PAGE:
Building software teams is a very difficult task. In most organizations, managers cobble together teams based primarily on who’s available when the team is forming. Since managers can only know so much about the skills and relationships of each engineer, forming teams this way is chaotic and produces inconsistent results. Instead of management selecting teams, what if engineers created their own teams based on need, past experience, relationships, and doing what’s best for the company? Creating Great Teams by Sandy Mamoli and David Mole (published by PragProg) explores the team self-selection process in great details with step-by-step instructions on running one’s own self-selection event.
Managerial selection is the act of management selecting teams. Self-selection is the act of individuals deciding which team to be on
Managerial selection works really well for smaller companies as there are fewer variables. As an organization grows, it’s illogical to assume that a single manager forming a team can continue to know every engineer’s skills, interests, career path, and personal relationships with all the other engineers and managers in the company. The writers of Creating Great Teams believe that managerial selection can begin to break down with as few as 10 engineers in an organization.
Managerial selection has the tendency to treat people as interchangeable parts. Every engineer has a different personality and skillset. Project A doesn’t need “Generic Engineer”, it needs Sally and her particular brand of software development.
Engineers working on multiple projects is non-optimal. Everyone agrees that there is a cost to context-switching in productivity, but there is also a cost in engineer happiness and energy levels. The concept of putting engineers on multiple projects is guided by utilization numbers. Utilization tells a manager that Joe is 50% on Project A, so the manager also puts him 25% or 50% on Project B. Utilization-based team design treats engineers like computers as opposed to really nerdy, easily-agitated human beings.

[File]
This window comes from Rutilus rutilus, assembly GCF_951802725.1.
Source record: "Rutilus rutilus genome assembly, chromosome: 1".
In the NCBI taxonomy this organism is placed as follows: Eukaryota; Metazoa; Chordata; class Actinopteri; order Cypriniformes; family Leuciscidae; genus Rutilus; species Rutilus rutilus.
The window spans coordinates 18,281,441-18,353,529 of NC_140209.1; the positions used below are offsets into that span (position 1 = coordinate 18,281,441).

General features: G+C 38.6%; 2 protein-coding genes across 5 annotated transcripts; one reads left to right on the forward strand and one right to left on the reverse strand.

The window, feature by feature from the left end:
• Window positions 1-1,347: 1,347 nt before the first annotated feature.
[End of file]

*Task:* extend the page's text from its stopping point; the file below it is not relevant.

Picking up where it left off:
Of course, we already know that self-selection has the potential to build really cool software. Every hackathon weekend starts with engineers building self-selected teams, and these teams are able to crank out more code in the course of a weekend than some projects team can in a month. It’s not just the lack of rules that’s making these teams more productive, but the joy of working with people you like and the motivation of working on something that interests you.
Convincing an organization to try self-selecting teams is an exercise in public relations. Everyone needs to be on-board and no one can undermine the self-selection process. If “management” decides that Betty would be better off on Project B than on Project A and moves her after the self-selection process, people will lose faith in the whole event.
People will generally do what’s best for the company. Self-selection is a socialist process, where everyone will want to feel good about the outcome. If there is a project that doesn’t seem very fun but is vital to the organization’s success, someone is guaranteed to bite the bullet and put themselves on that project for the sake of the company.
The middle of the book is dedicated to setting up and running a self-selection event. Setting up the event is a tough process and may take several iterations.
My Action Items
- Perform a trial event. At some point in the near future, I want to be involved with a trial self-selection event at my current organization. We have several outlets to do this, such as the Leadership Review or a Lunch and Learn. Although it might be difficult to put company-wide self-selected teams into practice at my organization due to the client-based nature of our work, I am positive we would have many wonderful insights from running a trial event.
- Read Daniel Pink’s Drive. Drive is about what motivates people and is cited several times throughout this book. I’ve been meaning to do this since I read Punished By Rewards, but now it’s officially on my up-next reading list.
- Read Scaling Agile @ Spotify with Tribes, Squads, Chapters, and Guilds. Scaling Agile at Spotify is a whitepaper by some of the employees at Spotify discussing how Spotify was able to successfully scale Agile within their organization by breaking groups down into smaller and smaller subgroups.
- Talk about it. I was invited to join a small book group to discuss the implications of this book after the holiday. Hopefully we can find a way to implement some small amount of self-selection within our own organization, or at the very least determine all the current blockers for doing self-selection. I’ll note that this book group is a self-selected team.